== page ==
Powerful, bottom heavy, but good headlamps. She loves to look good, but also can build an engine; loves fancy dress, yet plays in the mud. She’s drive-able in the city, and capable of off-road adventures. As much as country music loves the Daisy Duke, and the General Lee, symbols stereotypically good, The Outsider locks into enough country to forgive its deviations into punk spirit. Plus the record sounds good despite laying victim to the loudness war among more marketable music (a phenomenon wherein competitive labels require mixers and masterers to sacrifice layered dynamics for a compressed song that sounds louder, and more appealing). Jesse Dayton’s voice has a perfect amount of grit, with some smooth schmooze, and a cheesy baritone belt, amongst The Outsider’s solid country chord progressions, packaged well within a comfortable box.
In fact Jesse’s box might be too comfortable. And by marketable I don’t mean Jesse is unoriginal. If country is dominated by supremely marketable muzak, no doubt Jesse lies outside that cheap paradigm. Moreover, he leaves more recognizable country artists behind in his honest middle-of-the-road-common-sense style lyrics, typified in “Charlottesville”. Just like the albums broad sub-genre borrowings, The Outsider fills out archetypal country tropes like ‘a cowboy’s life of excess vs. keeping his loved ones’, or ‘drinking, smoking, screwing’. The same way that a rock band uses guitars, bass, and drums, a country outfit has to talk about these themes. It’s inseparable, even though some may roll their eyes. Now in his fifties, Jesse finds himself “staring down the barrel of the same old gun,” as a “banged up cowboy with one more lonesome bullet”, “hurtin’ behind the pine curtain…blowin’ smoke”, and “shooting liquor.” Burning inside, the soul, the spirit, his animus, the one that pushes him forward, dims. He cannot trust it enough to realize himself, what he needs; and what he needs, is what we need: good riffs, and slick licks. He’s got them bubbling inside him. Jesse, just trust the young lady in your soul and spit some hot fire! Despite magic fingers, his lyrical softness cannot separate him from typical country just by labeling himself an outsider, especially if he doesn’t do anything to deserve the title.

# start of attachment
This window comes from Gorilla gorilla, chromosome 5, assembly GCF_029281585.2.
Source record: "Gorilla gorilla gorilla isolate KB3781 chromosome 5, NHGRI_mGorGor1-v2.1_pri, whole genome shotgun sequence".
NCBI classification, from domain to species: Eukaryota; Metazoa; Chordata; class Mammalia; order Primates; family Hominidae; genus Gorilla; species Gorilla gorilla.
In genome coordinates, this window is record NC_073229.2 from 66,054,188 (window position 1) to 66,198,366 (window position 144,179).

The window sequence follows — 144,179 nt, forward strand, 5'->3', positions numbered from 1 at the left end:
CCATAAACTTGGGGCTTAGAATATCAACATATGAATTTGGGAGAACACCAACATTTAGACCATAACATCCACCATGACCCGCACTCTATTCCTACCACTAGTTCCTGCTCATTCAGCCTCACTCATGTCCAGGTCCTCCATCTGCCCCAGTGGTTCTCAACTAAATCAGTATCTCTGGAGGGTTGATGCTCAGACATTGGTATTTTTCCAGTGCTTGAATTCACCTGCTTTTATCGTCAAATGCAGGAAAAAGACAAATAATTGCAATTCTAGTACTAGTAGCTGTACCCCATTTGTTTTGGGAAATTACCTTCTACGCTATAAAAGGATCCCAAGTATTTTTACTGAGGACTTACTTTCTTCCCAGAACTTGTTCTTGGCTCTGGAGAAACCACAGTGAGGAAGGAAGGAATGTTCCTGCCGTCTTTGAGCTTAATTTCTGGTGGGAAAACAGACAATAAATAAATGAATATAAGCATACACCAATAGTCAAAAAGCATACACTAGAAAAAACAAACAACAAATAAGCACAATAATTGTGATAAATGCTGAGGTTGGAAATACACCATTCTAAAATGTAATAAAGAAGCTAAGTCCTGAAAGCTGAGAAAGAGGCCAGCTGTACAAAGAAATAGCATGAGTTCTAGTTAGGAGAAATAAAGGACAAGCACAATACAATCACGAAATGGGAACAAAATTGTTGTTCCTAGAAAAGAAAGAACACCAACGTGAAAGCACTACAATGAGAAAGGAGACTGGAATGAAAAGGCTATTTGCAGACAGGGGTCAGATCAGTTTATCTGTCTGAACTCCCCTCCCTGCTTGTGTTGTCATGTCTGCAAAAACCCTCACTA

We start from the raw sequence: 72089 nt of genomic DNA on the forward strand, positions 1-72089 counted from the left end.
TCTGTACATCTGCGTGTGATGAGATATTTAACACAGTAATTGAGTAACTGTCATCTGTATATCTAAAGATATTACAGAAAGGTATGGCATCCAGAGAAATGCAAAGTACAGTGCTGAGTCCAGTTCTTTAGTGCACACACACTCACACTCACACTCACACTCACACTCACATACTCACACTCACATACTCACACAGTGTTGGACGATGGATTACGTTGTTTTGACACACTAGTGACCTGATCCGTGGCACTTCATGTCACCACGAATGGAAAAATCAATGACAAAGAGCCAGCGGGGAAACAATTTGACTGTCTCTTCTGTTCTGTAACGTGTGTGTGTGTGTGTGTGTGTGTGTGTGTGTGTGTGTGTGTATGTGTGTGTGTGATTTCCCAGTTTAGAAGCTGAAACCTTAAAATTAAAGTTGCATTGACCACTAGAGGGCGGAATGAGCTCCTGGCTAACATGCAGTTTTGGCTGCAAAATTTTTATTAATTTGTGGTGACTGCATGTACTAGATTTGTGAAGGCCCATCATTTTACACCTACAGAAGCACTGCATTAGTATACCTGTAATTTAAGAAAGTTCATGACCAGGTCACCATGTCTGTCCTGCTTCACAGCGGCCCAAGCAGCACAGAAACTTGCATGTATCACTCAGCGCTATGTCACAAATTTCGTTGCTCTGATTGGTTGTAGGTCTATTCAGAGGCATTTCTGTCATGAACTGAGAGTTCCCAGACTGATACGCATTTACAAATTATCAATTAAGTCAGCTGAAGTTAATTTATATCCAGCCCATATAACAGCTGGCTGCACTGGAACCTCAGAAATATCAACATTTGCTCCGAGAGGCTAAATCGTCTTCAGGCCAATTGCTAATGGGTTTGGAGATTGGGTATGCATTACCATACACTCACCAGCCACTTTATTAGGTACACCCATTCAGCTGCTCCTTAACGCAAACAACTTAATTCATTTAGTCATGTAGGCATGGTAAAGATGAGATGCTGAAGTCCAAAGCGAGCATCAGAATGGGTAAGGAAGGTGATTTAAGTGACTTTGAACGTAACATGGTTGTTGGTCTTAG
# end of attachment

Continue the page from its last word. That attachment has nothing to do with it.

Granted I am no authority on country music, and it often lies outside my comfortable pool of choice artists. But I do know if I wanted agony and poetry I’d go to Townes van Zandt. If I wanted opinionated anti establishment punk-spirit, I’d go to Woody Guthrie; brokenhearted life lessons live and die in Hank Williams; and rip-roaring riff mania steps lightly through Jerry Reed's fingers.
It may be unfair to hold Jesse to the same standard as these country heavy weights, but his resume includes work with Johnny Cash, Willie Nelson, and Waylon Jennings, all as far away form nobodies as you can get! Even though predecessors have done The Outsider’s medley of country styles better, Jesse clearly has reason to hang with superstars. That skill, primarily his high flying out of control yet measured guitar playing, is just recklessly too good in the album opener “May Have To Do It (Don’t Have To Like It)” and “Charlottesville”. Unfortunately Jesse treats his guitar playing like an infinitely potent scent permeating the songs like an extinguished match overpowers a foul odor. Yet we can’t get enough of his licks, we need more, more, more. The album makes the listener scream out “Entertain me!”—to which Jesse responds, “I’m walking to the scene/Gonna jump head first/Not the deep end but the shallows/Where it only makes it worse”. Trust yourself Jesse, take the plunge into the deep; and remember, 80% of shark bites occur in shallow water.
6.0 / 10
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